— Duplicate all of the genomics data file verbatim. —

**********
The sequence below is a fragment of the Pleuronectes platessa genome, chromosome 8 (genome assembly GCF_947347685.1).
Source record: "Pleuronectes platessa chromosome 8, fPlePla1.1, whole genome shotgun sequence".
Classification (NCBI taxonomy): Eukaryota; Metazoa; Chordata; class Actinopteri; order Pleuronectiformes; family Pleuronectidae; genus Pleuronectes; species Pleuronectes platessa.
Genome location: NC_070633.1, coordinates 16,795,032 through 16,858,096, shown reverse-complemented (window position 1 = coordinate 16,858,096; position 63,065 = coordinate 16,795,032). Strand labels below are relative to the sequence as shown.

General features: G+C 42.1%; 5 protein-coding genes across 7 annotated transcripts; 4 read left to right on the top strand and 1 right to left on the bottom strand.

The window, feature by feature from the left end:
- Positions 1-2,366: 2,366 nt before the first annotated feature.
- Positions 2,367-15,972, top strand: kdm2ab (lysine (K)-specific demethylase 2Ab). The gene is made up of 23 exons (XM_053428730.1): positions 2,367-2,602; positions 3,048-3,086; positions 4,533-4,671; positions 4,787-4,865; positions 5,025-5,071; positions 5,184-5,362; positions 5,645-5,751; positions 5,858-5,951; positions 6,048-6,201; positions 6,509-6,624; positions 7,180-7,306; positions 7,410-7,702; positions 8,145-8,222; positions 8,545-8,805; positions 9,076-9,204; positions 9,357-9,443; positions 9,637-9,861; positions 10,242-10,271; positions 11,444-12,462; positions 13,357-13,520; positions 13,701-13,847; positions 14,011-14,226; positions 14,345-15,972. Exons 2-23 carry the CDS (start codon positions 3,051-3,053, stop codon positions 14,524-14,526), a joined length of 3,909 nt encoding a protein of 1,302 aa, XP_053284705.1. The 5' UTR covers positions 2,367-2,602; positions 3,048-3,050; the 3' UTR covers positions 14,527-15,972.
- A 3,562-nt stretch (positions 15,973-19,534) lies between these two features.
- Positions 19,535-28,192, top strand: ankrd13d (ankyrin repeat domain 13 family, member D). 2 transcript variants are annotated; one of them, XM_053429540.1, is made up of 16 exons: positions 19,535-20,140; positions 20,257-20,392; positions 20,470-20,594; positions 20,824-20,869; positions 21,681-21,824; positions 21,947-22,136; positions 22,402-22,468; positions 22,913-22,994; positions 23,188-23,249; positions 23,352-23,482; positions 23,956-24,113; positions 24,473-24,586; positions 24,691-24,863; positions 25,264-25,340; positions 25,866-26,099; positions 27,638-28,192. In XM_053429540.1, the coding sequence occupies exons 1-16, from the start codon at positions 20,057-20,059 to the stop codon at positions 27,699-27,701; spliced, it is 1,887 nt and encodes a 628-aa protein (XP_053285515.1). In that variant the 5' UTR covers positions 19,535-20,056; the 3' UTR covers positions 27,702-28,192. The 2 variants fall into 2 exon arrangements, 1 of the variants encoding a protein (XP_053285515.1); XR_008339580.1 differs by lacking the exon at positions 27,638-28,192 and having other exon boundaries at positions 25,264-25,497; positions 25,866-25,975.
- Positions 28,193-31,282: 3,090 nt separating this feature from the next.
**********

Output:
The sequence below is a fragment of the Pleuronectes platessa genome, chromosome 8 (genome assembly GCF_947347685.1).
Source record: "Pleuronectes platessa chromosome 8, fPlePla1.1, whole genome shotgun sequence".
Classification (NCBI taxonomy): Eukaryota; Metazoa; Chordata; class Actinopteri; order Pleuronectiformes; family Pleuronectidae; genus Pleuronectes; species Pleuronectes platessa.
Genome location: NC_070633.1, coordinates 16,795,032 through 16,858,096, shown reverse-complemented (window position 1 = coordinate 16,858,096; position 63,065 = coordinate 16,795,032). Strand labels below are relative to the sequence as shown.

General features: G+C 42.1%; 5 protein-coding genes across 7 annotated transcripts; 4 read left to right on the top strand and 1 right to left on the bottom strand.

The window, feature by feature from the left end:
- Positions 1-2,366: 2,366 nt before the first annotated feature.
- Positions 2,367-15,972, top strand: kdm2ab (lysine (K)-specific demethylase 2Ab). The gene is made up of 23 exons (XM_053428730.1): positions 2,367-2,602; positions 3,048-3,086; positions 4,533-4,671; positions 4,787-4,865; positions 5,025-5,071; positions 5,184-5,362; positions 5,645-5,751; positions 5,858-5,951; positions 6,048-6,201; positions 6,509-6,624; positions 7,180-7,306; positions 7,410-7,702; positions 8,145-8,222; positions 8,545-8,805; positions 9,076-9,204; positions 9,357-9,443; positions 9,637-9,861; positions 10,242-10,271; positions 11,444-12,462; positions 13,357-13,520; positions 13,701-13,847; positions 14,011-14,226; positions 14,345-15,972. Exons 2-23 carry the CDS (start codon positions 3,051-3,053, stop codon positions 14,524-14,526), a joined length of 3,909 nt encoding a protein of 1,302 aa, XP_053284705.1. The 5' UTR covers positions 2,367-2,602; positions 3,048-3,050; the 3' UTR covers positions 14,527-15,972.
- A 3,562-nt stretch (positions 15,973-19,534) lies between these two features.
- Positions 19,535-28,192, top strand: ankrd13d (ankyrin repeat domain 13 family, member D). 2 transcript variants are annotated; one of them, XM_053429540.1, is made up of 16 exons: positions 19,535-20,140; positions 20,257-20,392; positions 20,470-20,594; positions 20,824-20,869; positions 21,681-21,824; positions 21,947-22,136; positions 22,402-22,468; positions 22,913-22,994; positions 23,188-23,249; positions 23,352-23,482; positions 23,956-24,113; positions 24,473-24,586; positions 24,691-24,863; positions 25,264-25,340; positions 25,866-26,099; positions 27,638-28,192. In XM_053429540.1, the coding sequence occupies exons 1-16, from the start codon at positions 20,057-20,059 to the stop codon at positions 27,699-27,701; spliced, it is 1,887 nt and encodes a 628-aa protein (XP_053285515.1). In that variant the 5' UTR covers positions 19,535-20,056; the 3' UTR covers positions 27,702-28,192. The 2 variants fall into 2 exon arrangements, 1 of the variants encoding a protein (XP_053285515.1); XR_008339580.1 differs by lacking the exon at positions 27,638-28,192 and having other exon boundaries at positions 25,264-25,497; positions 25,866-25,975.
- Positions 28,193-31,282: 3,090 nt separating this feature from the next.